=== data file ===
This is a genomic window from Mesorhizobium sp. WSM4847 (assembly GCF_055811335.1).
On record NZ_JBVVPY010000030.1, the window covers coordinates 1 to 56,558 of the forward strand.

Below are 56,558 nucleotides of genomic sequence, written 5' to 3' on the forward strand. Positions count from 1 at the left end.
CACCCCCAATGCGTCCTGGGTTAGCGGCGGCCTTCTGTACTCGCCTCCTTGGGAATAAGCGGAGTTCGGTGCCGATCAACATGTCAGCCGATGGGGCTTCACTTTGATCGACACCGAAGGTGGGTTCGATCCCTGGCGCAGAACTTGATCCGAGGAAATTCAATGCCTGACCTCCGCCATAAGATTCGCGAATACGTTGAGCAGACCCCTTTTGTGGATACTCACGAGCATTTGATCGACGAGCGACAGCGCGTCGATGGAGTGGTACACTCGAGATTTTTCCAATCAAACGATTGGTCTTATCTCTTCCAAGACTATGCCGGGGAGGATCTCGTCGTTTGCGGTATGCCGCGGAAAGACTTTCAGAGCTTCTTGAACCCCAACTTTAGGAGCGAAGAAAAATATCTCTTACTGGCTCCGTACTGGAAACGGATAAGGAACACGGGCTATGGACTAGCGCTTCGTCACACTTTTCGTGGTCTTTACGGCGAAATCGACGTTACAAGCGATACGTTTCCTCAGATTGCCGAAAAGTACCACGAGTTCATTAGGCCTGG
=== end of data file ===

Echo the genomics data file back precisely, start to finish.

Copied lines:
This is a genomic window from Mesorhizobium sp. WSM4847 (assembly GCF_055811335.1).
On record NZ_JBVVPY010000030.1, the window covers coordinates 1 to 56,558 of the forward strand.

Below are 56,558 nucleotides of genomic sequence, written 5' to 3' on the forward strand. Positions count from 1 at the left end.
CACCCCCAATGCGTCCTGGGTTAGCGGCGGCCTTCTGTACTCGCCTCCTTGGGAATAAGCGGAGTTCGGTGCCGATCAACATGTCAGCCGATGGGGCTTCACTTTGATCGACACCGAAGGTGGGTTCGATCCCTGGCGCAGAACTTGATCCGAGGAAATTCAATGCCTGACCTCCGCCATAAGATTCGCGAATACGTTGAGCAGACCCCTTTTGTGGATACTCACGAGCATTTGATCGACGAGCGACAGCGCGTCGATGGAGTGGTACACTCGAGATTTTTCCAATCAAACGATTGGTCTTATCTCTTCCAAGACTATGCCGGGGAGGATCTCGTCGTTTGCGGTATGCCGCGGAAAGACTTTCAGAGCTTCTTGAACCCCAACTTTAGGAGCGAAGAAAAATATCTCTTACTGGCTCCGTACTGGAAACGGATAAGGAACACGGGCTATGGACTAGCGCTTCGTCACACTTTTCGTGGTCTTTACGGCGAAATCGACGTTACAAGCGATACGTTTCCTCAGATTGCCGAAAAGTACCACGAGTTCATTAGGCCTGG